As a destination that’s well known for its diversity, the essence of a trip to Southeast Asia for most would probably include a rundown of the well-known ancient ruins, beaches and secluded islands, through natural landscapes and tropical rainforests and generally having a good time in the region’s megacities. A not so prominent (and less popular) theme are its old towns, some of which have been preserved as UNESCO World Heritage Sites. These are deserving destinations in their own right, and are perfect supplements to those doing long trips across the region. Earlier this year, I had inadvertently completed a small milestone by visiting all the UNESCO World Heritage towns in Southeast Asia. As there are only five, it’s no mean feat. I was not really ticking it off any list. It just happened.
brightly colored buildings such as these in hoi an, are a common sight in all of southeast asia’s unesco towns
Those of you who have been reading this blog for a while might notice this habit of mine of ranking stuff regarding Southeast Asia. This one’s no exception. In order of preference (and I’ll explain why), this is how I would rank the 5:
1 – Hoi An, Vietnam
Hoi An is a great example of a preserved Chinese village in Southeast Asia. Of the 5, the area of the old town seems to be the largest as well. The town today is touristy (90% of the townsfolk derive their income from tourism) but still retains the quaintness of a small town. A good place to wander is during early morning when one gets to witness for a brief moment what life might have been prior to all the visitors rushing in. There are no must-see sights in Hoi An. The town itself is the attraction so it’s best to take it slow for a few days and be mesmerized by the slow rhythms of the place.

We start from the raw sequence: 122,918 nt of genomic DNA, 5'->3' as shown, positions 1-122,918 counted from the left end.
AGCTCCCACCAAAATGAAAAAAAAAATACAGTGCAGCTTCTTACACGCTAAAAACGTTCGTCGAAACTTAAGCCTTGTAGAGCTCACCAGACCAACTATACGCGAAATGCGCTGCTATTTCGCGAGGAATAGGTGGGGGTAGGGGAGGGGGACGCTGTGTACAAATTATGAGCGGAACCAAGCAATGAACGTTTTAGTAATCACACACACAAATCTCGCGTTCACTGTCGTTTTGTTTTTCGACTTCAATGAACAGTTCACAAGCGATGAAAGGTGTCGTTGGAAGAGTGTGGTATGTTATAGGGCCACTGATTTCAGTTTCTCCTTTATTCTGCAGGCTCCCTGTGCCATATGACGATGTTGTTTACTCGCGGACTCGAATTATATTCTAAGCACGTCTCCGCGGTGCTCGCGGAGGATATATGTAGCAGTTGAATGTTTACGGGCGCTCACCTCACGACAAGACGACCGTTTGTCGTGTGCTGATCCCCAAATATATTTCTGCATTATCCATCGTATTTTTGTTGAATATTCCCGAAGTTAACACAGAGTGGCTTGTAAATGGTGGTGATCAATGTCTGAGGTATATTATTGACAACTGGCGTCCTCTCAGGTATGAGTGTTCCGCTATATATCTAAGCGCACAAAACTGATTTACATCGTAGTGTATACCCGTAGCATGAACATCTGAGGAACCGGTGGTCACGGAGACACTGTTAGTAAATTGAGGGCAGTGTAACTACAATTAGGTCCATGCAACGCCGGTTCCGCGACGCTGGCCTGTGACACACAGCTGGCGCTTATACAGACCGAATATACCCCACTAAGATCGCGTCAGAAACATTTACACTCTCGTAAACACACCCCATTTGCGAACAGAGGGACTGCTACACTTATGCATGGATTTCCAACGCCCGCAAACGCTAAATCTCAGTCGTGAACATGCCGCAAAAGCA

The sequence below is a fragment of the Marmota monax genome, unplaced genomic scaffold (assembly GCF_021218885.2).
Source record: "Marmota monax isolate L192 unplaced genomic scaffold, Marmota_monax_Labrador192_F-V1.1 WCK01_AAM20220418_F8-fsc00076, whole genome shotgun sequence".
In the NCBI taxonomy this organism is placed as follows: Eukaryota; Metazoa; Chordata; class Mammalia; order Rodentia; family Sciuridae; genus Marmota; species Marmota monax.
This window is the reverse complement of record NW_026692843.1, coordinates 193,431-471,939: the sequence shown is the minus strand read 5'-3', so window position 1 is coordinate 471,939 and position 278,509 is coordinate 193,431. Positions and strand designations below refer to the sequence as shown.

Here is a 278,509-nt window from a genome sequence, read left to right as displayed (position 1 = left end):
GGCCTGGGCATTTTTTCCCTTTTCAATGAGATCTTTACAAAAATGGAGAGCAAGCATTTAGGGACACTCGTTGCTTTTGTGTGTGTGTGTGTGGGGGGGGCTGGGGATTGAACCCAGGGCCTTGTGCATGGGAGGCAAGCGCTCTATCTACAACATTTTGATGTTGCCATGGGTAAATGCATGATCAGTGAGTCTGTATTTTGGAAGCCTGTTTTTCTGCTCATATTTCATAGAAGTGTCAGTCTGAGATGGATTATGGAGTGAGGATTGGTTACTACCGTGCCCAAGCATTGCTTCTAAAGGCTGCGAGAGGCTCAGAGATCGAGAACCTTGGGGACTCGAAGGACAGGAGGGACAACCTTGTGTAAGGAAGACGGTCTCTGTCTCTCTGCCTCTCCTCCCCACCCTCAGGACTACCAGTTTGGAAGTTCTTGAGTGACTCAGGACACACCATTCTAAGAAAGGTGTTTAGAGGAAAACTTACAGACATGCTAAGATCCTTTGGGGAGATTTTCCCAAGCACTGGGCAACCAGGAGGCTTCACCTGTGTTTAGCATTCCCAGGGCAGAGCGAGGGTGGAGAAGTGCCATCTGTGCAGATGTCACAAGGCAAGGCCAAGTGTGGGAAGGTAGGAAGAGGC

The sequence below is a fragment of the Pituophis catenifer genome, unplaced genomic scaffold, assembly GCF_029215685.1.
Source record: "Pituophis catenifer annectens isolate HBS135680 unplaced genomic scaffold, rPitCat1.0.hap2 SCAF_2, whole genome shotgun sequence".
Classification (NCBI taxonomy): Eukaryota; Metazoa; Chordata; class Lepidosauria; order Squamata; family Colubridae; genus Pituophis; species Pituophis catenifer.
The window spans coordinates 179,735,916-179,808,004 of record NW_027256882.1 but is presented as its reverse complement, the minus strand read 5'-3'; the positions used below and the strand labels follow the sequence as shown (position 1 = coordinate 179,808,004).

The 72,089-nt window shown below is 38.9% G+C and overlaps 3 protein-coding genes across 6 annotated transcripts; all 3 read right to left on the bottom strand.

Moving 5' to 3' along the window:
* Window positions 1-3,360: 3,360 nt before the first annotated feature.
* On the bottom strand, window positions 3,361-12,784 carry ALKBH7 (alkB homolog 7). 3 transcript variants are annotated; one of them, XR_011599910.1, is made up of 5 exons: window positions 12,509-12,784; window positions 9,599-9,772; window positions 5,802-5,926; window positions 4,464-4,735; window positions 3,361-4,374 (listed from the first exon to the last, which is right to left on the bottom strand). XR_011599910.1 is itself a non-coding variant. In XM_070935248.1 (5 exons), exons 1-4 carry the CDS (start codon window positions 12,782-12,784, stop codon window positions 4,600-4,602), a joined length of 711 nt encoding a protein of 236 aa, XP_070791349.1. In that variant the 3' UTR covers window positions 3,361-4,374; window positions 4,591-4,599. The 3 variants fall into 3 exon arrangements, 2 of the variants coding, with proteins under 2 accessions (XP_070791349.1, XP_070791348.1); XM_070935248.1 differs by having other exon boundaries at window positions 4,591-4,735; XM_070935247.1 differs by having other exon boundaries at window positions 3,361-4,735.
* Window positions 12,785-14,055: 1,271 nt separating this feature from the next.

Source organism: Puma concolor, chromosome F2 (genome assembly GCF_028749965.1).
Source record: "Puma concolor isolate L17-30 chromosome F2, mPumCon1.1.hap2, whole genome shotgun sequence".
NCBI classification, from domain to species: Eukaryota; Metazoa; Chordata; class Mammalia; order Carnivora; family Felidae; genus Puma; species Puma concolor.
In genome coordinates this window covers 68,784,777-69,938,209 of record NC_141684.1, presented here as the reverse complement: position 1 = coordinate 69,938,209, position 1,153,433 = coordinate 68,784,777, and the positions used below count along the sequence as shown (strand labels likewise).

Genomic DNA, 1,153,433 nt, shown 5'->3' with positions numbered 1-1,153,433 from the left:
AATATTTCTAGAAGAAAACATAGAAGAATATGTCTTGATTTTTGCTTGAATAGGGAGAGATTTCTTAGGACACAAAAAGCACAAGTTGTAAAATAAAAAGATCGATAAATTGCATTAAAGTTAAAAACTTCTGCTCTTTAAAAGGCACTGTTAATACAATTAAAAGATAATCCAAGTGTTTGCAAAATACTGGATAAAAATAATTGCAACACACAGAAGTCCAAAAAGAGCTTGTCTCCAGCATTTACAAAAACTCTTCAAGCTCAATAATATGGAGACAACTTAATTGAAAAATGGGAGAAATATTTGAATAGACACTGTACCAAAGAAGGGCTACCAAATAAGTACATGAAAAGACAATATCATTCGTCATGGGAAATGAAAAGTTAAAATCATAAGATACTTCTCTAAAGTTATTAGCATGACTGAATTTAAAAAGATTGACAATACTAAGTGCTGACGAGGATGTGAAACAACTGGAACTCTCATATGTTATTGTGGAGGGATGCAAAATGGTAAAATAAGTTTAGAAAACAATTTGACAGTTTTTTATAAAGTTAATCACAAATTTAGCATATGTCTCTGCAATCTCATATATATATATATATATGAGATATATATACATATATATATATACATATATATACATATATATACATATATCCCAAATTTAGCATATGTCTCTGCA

good morning vietnam!
Another thing I like about Hoi An is the food scene. I am by no means a foodie but I have a bias towards Vietnamese food, and I dare say that the food in Hoi An offers some of the best Vietnamese food around. The town is said to specialize in “cao lau” which is a noodle dish, white rose and wonton dumplings. These are all good but whatever Vietnamese dish you order, it’s hard to go wrong with the many quality and reasonably-priced restaurants around the old town.
The distinctive Hoi An experience: Exploring the nooks and crannies of the old town, with its old mansions and clan associations
How to get there: The nearest airport is Da Nang, which is about an hour away. From Da Nang, there are several domestic flights to Hanoi and Saigon and even international flights to places like Singapore.
2 – Vigan, Philippines
Vigan offers something which the other UNESCO towns in the region don’t – and that’s the Spanish flavor that one does not easily find elsewhere in the continent. Those who have come here compare it to a colonial Latin American town – in miniature. I wouldn’t know as I have not been to Latin America. But what I do know is that Vigan offers a nice change of scene with its cobblestone streets, turn-of-the-century buildings with peeling paint and horse-drawn carriages that evoke another era. It would have been a much nicer town if it were not for the smoke belching tricycles and the main plaza that has become the defacto parking lot of Vigan.